When a spanking is OK

June 13, 2008
Back to TopCommentsE-mailPrintBookmark and Share

When I acted up as a child, I would be threatened with a spanking. Lucky for me, my parents only delivered on the threat a couple times in my life. A stern look or grounding seemed to do the trick to curb my bad behavior. But for one Indiana mother, Sophia Willis, grounding and taking away privileges didn’t work to control her 11-year-old son’s behavior.





  After discovering he stole some of her clothing and then lied about it, she hit him several times with a belt or an electric cord. Willis was convicted of battery as a Class D felony. Willis appealed her conviction, arguing a parental discipline privilege and that she had tried other disciplinary measures, but nothing else had worked. The case made it all the way to the state Supreme Court, which reversed her conviction, finding the punishment didn’t constitute battery.  When does a parent’s discipline privilege end and abuse begin? According to the Supreme Court, as long as the parent satisfies all of the elements the parental discipline privilege defense beyond a reasonable doubt, using corporal punishment in the form of spanking on a child is legally allowed.  

However, Justice Frank Sullivan brought up an interesting point in the opinion: The courts see many cases of child abuse in which parents claim they were only disciplining their children. Requiring the state to prove beyond a reasonable doubt that the force was unreasonable or the parents’ belief was unreasonable will only require the state to spend more effort protecting children from abuse, he wrote.





   In years past, parents would think nothing of spanking their children as a form of discipline. In today’s world, spanking a child has become a gray area for parents and the courts as to when that discipline crosses the line into abuse. This opinion is supposed to address it, but as Justice Sullivan points out, it may just raise more questions as to whether a parent crossed the line in disciplining a child.
ADVERTISEMENT

Post a comment to this story

COMMENTS POLICY
We reserve the right to remove any post that we feel is obscene, profane, vulgar, racist, sexually explicit, abusive, or hateful.
 
You are legally responsible for what you post and your anonymity is not guaranteed.
 
Posts that insult, defame, threaten, harass or abuse other readers or people mentioned in Indiana Lawyer editorial content are also subject to removal. Please respect the privacy of individuals and refrain from posting personal information.
 
No solicitations, spamming or advertisements are allowed. Readers may post links to other informational websites that are relevant to the topic at hand, but please do not link to objectionable material.
 
We may remove messages that are unrelated to the topic, encourage illegal activity, use all capital letters or are unreadable.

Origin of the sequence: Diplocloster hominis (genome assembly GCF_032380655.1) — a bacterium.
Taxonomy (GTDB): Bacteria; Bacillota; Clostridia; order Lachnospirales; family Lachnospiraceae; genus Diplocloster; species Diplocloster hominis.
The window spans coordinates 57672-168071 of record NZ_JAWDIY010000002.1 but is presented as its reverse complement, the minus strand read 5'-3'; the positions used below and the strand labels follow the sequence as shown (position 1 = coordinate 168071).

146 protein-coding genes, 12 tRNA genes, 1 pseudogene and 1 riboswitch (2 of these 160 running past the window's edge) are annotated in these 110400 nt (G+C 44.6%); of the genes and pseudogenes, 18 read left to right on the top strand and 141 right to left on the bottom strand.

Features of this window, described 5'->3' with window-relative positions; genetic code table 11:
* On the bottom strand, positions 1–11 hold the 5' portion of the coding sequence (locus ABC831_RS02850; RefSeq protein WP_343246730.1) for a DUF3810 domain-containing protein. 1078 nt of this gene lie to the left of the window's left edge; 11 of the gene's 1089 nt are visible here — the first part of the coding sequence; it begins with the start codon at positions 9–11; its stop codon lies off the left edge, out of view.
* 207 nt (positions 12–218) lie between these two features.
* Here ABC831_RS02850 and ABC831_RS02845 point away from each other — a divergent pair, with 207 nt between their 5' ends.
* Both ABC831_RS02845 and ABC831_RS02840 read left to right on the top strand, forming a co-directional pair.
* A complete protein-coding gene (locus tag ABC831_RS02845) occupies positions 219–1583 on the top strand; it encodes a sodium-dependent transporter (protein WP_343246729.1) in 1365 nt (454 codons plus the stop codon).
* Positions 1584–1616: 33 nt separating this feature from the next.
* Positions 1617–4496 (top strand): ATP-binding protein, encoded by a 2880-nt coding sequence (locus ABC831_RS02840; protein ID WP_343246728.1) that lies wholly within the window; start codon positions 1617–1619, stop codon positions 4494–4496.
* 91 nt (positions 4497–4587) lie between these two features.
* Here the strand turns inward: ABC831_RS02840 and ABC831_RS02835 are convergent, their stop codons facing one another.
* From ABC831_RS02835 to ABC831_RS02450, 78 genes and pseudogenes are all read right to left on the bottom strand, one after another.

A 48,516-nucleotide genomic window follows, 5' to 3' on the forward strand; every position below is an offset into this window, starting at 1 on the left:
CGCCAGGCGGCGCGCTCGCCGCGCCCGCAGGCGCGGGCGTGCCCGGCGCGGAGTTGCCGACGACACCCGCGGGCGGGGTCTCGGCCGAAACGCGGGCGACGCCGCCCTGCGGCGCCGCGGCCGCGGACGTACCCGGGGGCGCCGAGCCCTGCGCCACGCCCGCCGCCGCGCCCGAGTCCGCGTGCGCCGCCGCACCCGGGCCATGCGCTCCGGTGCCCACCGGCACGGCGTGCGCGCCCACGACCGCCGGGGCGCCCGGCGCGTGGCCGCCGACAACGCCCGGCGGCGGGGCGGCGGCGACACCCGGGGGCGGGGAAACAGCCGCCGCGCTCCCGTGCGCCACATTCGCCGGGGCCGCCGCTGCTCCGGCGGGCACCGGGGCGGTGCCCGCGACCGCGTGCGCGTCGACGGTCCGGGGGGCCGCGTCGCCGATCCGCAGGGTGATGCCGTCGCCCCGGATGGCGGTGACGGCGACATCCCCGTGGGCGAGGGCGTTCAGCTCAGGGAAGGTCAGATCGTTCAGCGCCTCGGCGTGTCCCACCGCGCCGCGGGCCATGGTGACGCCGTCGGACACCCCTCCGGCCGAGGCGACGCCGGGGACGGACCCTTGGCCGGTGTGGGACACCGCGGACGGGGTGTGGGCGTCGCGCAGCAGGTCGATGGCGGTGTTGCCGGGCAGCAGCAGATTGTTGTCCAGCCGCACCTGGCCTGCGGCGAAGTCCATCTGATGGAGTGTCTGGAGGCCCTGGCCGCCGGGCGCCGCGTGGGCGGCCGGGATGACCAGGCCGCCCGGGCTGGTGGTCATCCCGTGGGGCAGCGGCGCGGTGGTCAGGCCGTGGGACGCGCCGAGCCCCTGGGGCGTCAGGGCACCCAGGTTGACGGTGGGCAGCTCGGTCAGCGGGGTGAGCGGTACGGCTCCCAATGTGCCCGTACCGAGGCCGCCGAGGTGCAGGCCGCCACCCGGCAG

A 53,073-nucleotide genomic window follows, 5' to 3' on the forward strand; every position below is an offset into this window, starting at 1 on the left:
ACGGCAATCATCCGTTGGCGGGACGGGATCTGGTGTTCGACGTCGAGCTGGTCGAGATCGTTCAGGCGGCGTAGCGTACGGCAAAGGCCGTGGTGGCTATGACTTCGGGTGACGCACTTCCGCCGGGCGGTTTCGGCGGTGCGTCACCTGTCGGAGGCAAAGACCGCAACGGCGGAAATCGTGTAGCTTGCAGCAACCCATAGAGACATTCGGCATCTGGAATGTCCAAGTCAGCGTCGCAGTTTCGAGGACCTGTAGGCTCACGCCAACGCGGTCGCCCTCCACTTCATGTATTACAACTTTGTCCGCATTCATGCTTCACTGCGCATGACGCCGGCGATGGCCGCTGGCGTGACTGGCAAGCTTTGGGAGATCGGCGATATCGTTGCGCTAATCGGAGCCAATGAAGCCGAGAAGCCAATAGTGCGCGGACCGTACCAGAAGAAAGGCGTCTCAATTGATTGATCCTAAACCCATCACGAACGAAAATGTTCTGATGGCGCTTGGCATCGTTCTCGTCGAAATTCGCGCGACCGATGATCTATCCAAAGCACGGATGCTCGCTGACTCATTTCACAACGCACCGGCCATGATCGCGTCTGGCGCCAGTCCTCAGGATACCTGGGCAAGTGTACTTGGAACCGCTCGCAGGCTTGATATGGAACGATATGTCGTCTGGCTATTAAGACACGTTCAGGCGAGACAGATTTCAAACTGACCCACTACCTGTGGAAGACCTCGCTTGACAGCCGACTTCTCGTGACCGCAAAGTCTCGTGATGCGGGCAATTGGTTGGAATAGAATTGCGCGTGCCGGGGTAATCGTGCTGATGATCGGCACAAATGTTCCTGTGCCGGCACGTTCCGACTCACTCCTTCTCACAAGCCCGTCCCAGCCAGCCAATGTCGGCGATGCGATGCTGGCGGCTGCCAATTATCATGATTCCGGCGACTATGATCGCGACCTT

Messages that are flagged by readers as objectionable will be reviewed and may or may not be removed. Please do not flag a post simply because you disagree with it.

Sponsored by
ADVERTISEMENT
  1. Someone off their meds? C'mon John, it is called the politics of Empire. Get with the program, will ya? How can we build one world under secularist ideals without breaking a few eggs? Of course, once it is fully built, is the American public who will feel the deadly grip of the velvet glove. One cannot lay down with dogs without getting fleas. The cup of wrath is nearly full, John Smith, nearly full. Oops, there I go, almost sounding as alarmist as Smith. Guess he and I both need to listen to this again: https://www.youtube.com/watch?v=CRnQ65J02XA

  2. Charles Rice was one of the greatest of the so-called great generation in America. I was privileged to count him among my mentors. He stood firm for Christ and Christ's Church in the Spirit of Thomas More, always quick to be a good servant of the King, but always God's first. I had Rice come speak to 700 in Fort Wayne as Obama took office. Rice was concerned that this rise of aggressive secularism and militant Islam were dual threats to Christendom,er, please forgive, I meant to say "Western Civilization". RIP Charlie. You are safe at home.

  3. It's a big fat black mark against the US that they radicalized a lot of these Afghan jihadis in the 80s to fight the soviets and then when they predictably got around to biting the hand that fed them, the US had to invade their homelands, install a bunch of corrupt drug kingpins and kleptocrats, take these guys and torture the hell out of them. Why for example did the US have to sodomize them? Dubya said "they hate us for our freedoms!" Here, try some of that freedom whether you like it or not!!! Now they got even more reasons to hate us-- lets just keep bombing the crap out of their populations, installing more puppet regimes, arming one faction against another, etc etc etc.... the US is becoming a monster. No wonder they hate us. Here's my modest recommendation. How about we follow "Just War" theory in the future. St Augustine had it right. How about we treat these obvious prisoners of war according to the Geneva convention instead of torturing them in sadistic and perverted ways.

  4. As usual, John is "spot-on." The subtle but poignant points he makes are numerous and warrant reflection by mediators and users. Oh but were it so simple.

  5. ACLU. Way to step up against the police state. I see a lot of things from the ACLU I don't like but this one is a gold star in its column.... instead of fighting it the authorities should apologize and back off.

ADVERTISEMENT